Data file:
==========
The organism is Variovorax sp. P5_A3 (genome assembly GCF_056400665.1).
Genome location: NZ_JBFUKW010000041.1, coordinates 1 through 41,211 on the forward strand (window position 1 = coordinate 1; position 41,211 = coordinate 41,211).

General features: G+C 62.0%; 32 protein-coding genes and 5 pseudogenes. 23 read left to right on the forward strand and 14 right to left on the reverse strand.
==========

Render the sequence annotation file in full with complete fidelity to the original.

The organism is Variovorax sp. P5_A3 (genome assembly GCF_056400665.1).
Genome location: NZ_JBFUKW010000041.1, coordinates 1 through 41,211 on the forward strand (window position 1 = coordinate 1; position 41,211 = coordinate 41,211).

General features: G+C 62.0%; 32 protein-coding genes and 5 pseudogenes. 23 read left to right on the forward strand and 14 right to left on the reverse strand.